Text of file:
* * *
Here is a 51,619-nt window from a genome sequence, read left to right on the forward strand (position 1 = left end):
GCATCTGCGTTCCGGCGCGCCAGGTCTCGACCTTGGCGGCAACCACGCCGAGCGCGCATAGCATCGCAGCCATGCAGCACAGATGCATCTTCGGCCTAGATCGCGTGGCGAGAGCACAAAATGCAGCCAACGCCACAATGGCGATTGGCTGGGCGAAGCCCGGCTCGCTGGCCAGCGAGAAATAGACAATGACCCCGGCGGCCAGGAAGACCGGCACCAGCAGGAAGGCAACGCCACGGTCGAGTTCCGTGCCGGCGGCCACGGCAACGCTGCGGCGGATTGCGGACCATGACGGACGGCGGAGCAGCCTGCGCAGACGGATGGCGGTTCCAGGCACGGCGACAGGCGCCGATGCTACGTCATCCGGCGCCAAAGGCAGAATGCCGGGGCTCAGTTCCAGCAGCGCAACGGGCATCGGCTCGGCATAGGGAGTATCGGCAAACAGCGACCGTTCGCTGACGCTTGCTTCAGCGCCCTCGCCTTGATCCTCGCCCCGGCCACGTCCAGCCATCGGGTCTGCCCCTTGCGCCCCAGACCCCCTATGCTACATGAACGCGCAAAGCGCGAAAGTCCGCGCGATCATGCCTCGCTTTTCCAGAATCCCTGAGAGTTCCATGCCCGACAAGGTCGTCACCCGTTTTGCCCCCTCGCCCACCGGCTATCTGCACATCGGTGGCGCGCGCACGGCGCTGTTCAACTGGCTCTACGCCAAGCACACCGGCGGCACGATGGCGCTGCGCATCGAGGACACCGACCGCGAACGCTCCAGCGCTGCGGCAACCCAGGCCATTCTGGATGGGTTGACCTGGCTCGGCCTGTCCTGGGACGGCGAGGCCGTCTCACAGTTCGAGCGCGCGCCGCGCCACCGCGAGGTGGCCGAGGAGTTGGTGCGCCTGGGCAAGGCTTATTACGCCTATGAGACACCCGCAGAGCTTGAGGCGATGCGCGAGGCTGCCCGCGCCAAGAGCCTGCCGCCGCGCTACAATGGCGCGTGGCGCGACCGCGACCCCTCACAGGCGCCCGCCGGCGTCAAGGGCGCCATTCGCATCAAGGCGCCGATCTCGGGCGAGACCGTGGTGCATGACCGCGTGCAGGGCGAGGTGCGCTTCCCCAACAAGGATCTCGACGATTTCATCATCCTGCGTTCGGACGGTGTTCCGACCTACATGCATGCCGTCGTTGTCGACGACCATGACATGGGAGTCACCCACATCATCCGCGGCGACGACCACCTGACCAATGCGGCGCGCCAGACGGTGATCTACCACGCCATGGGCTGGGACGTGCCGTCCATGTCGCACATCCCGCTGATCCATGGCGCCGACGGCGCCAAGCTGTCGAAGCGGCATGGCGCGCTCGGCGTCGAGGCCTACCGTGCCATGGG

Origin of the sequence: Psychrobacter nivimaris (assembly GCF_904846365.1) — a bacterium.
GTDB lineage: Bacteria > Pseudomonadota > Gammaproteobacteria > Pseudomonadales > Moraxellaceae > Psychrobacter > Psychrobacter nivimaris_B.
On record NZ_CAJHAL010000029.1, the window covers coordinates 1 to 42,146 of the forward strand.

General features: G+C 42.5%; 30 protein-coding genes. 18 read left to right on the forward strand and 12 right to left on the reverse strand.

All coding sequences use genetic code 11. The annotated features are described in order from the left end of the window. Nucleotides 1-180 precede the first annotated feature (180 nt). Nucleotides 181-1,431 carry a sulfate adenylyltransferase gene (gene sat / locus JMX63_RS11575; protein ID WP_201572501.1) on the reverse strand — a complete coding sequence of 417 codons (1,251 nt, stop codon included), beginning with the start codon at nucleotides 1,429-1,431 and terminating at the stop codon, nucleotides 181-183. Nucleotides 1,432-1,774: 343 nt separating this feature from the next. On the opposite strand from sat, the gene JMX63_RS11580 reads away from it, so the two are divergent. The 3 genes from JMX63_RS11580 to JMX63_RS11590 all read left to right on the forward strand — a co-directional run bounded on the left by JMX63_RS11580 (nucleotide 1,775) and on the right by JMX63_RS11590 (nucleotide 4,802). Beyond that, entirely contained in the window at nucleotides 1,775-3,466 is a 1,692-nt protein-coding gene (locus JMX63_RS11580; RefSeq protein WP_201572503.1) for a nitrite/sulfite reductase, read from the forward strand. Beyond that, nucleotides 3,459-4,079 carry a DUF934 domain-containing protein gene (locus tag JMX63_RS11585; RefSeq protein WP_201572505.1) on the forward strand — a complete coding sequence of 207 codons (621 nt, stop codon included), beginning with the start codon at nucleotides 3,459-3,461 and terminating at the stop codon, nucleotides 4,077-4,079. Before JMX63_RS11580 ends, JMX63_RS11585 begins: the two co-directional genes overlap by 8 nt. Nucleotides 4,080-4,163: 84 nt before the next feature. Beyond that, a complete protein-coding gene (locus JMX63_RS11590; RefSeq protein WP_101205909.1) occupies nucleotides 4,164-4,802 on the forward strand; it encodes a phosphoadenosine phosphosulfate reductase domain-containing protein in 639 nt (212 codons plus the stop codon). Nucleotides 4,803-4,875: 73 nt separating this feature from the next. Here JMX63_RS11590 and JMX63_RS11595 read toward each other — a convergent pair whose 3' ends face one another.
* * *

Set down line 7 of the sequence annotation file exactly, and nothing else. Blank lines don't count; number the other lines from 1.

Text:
All coding sequences use genetic code 11. The annotated features are described in order from the left end of the window. Nucleotides 1-180 precede the first annotated feature (180 nt). Nucleotides 181-1,431 carry a sulfate adenylyltransferase gene (gene sat / locus JMX63_RS11575; protein ID WP_201572501.1) on the reverse strand — a complete coding sequence of 417 codons (1,251 nt, stop codon included), beginning with the start codon at nucleotides 1,429-1,431 and terminating at the stop codon, nucleotides 181-183. Nucleotides 1,432-1,774: 343 nt separating this feature from the next. On the opposite strand from sat, the gene JMX63_RS11580 reads away from it, so the two are divergent. The 3 genes from JMX63_RS11580 to JMX63_RS11590 all read left to right on the forward strand — a co-directional run bounded on the left by JMX63_RS11580 (nucleotide 1,775) and on the right by JMX63_RS11590 (nucleotide 4,802). Beyond that, entirely contained in the window at nucleotides 1,775-3,466 is a 1,692-nt protein-coding gene (locus JMX63_RS11580; RefSeq protein WP_201572503.1) for a nitrite/sulfite reductase, read from the forward strand. Beyond that, nucleotides 3,459-4,079 carry a DUF934 domain-containing protein gene (locus tag JMX63_RS11585; RefSeq protein WP_201572505.1) on the forward strand — a complete coding sequence of 207 codons (621 nt, stop codon included), beginning with the start codon at nucleotides 3,459-3,461 and terminating at the stop codon, nucleotides 4,077-4,079. Before JMX63_RS11580 ends, JMX63_RS11585 begins: the two co-directional genes overlap by 8 nt. Nucleotides 4,080-4,163: 84 nt before the next feature. Beyond that, a complete protein-coding gene (locus JMX63_RS11590; RefSeq protein WP_101205909.1) occupies nucleotides 4,164-4,802 on the forward strand; it encodes a phosphoadenosine phosphosulfate reductase domain-containing protein in 639 nt (212 codons plus the stop codon). Nucleotides 4,803-4,875: 73 nt separating this feature from the next. Here JMX63_RS11590 and JMX63_RS11595 read toward each other — a convergent pair whose 3' ends face one another.